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Mrinal Sen In His Own Words

So, on that August afternoon in 2004, with my Dictaphone tucked into my handbag, I had set out to meet a man whose films had left an imprint on the consciousness of a couple of generations of Bengali speaking people and whose craft had found admirers across the world


Mrinal Sen completed his memoirs in May 2004, 14 years before he breathed his last at his Kolkata home on December 30. As Jyoti Sabharwal, who was then Editorial Director of Stellar Publications, says in the Editor’s Notes to Always Being Born, getting the much-laurelled filmmaker to write about himself had proved no mean task. The endeavor begun at the Calcutta Book Fair of 2001 and culminated in 308-page monologue three years later, just about a year after Amar Bhuvan ‒ Mrinal Sen’s last film was released.

The year before he had been awarded the Indian government’s most prestigious award for films, the Dadasaheb Phalke Award. The Commandeur de’ l’orde des Arts et letters (Commander of the Order of Arts and Letters) of the French government and Order of Friendship of the Russian government had come earlier. Peer acknowledgment had come from far and near even earlier. Mrinal Sen had been President of the International Federation of Film Societies, member of the Jury at various international film festivals including those at Cannes, Venice, Tehran, Mannheim, Nyon, Chicago, Tunis and Oberhausen among others. Sen had by then also been a nominated member of the Rajya Sabha. 

Mrinal Sen had turned 81 that year, which could justify why the Epilogue of Always Being Born began with the words, “Finally, I come to my funeral chapter, not numbered. I come to my journey’s end, of course, within the framework of this book.” It could also explain why he had consented to write his memoirs at last.

He had by then not just directed 28 feature films but authored six books. His first book, a translation of a Czech short novel (Cheat) by Karel Capek, had been published in 1943, 16 years before Mrinal Sen directed his first film, Neel Akasher Neechey (Beneath the Blue Sky). The Hindi feature film Bhuvan Shome, starring Utpal Dutta and Suhashini Mulay that unboxed the Mrinal Sen magic and mastery over what was then referred to as “new wave cinema” out of the cocoon of Tollygunge (West Bengal’s tinsel town) came six years after Sen used his pen again to pay his homage to his indubitable beacon, Charles Chaplin. Published in Bengali in 1961, Sen’s book is titled Charlie Chaplin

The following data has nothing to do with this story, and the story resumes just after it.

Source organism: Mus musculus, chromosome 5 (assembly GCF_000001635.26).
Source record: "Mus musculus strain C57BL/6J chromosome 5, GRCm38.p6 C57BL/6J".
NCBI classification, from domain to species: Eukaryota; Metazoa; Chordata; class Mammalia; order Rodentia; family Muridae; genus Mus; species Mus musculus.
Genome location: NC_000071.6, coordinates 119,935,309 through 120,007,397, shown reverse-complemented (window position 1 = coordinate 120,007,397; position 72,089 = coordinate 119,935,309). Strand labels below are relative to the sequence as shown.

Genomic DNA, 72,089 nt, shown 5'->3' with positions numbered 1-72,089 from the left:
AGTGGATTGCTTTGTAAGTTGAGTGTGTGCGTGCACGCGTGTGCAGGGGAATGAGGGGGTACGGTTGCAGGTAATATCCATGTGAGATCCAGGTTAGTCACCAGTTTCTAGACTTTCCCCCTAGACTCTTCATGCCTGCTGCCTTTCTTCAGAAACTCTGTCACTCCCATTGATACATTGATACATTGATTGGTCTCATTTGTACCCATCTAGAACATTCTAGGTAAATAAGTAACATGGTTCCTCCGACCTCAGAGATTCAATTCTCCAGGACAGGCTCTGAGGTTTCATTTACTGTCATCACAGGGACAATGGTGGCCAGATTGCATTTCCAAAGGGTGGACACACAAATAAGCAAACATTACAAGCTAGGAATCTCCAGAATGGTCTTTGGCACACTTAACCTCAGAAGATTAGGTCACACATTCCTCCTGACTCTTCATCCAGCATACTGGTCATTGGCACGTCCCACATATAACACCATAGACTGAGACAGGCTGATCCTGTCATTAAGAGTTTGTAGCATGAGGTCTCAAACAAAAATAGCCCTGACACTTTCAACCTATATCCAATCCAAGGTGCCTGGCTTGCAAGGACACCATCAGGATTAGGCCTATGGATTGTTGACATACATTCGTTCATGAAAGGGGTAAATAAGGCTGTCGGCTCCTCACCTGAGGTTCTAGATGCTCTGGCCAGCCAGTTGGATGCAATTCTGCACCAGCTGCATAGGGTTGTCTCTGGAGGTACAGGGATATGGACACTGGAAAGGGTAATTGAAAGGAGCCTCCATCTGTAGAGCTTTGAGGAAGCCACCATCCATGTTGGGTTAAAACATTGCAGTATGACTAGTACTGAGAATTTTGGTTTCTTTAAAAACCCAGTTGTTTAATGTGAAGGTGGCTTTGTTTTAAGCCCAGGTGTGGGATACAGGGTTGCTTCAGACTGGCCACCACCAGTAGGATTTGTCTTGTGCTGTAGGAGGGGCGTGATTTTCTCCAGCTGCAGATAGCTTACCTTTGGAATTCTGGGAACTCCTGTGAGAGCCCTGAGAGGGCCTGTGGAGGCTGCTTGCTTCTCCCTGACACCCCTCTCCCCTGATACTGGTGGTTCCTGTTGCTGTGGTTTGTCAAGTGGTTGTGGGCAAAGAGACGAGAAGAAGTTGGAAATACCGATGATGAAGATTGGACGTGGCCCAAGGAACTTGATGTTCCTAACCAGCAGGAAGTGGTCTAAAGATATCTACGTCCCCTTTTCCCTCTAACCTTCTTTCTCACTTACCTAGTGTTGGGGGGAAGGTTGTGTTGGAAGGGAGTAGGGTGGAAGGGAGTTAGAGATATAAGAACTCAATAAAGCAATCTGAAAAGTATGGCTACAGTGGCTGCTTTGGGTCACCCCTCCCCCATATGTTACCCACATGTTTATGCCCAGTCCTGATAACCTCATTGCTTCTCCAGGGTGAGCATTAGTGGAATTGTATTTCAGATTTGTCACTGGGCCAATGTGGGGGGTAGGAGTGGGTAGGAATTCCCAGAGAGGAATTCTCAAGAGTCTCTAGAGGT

“At last she came to our tiny apartment ‒ Kiera Chaplin, accompanied by a local photographer,” Sen writes on the penultimate page of Always Being Born. “She was very much in the news in the local dailies, as the headlines informed that Chaplin’s granddaughter was in town. From what I gathered, she was here to act in a film, short or long, being made by some woman director, an Indian living in Los Angeles. I had received a request that she wanted to come and see me. She came and first looked at Charlie, the vagabond, pasted on the wall.

“She giggled and asked me, ‘For me?’

“I said, ‘For me and for anybody who comes here.’

“After a little pause, I said, ‘He is for the world and will remain so for ages, for eternity.’” 

Sen’s other books, Views on Cinema, Cinema Adhunikata (Bengali) and Montage, are obviously on cinema, a medium he said he had “accidentally stumbled upon at the Imperial Library” (now National Library) in Kolkata, when he found a copy of Rudolf Arnheim’s Film. And as the jacket of Always Being Born says so succinctly, he was the “last of the Mohicans … As part of the Ray-Sen-Ghatak triumvirate” of master craftsmanship.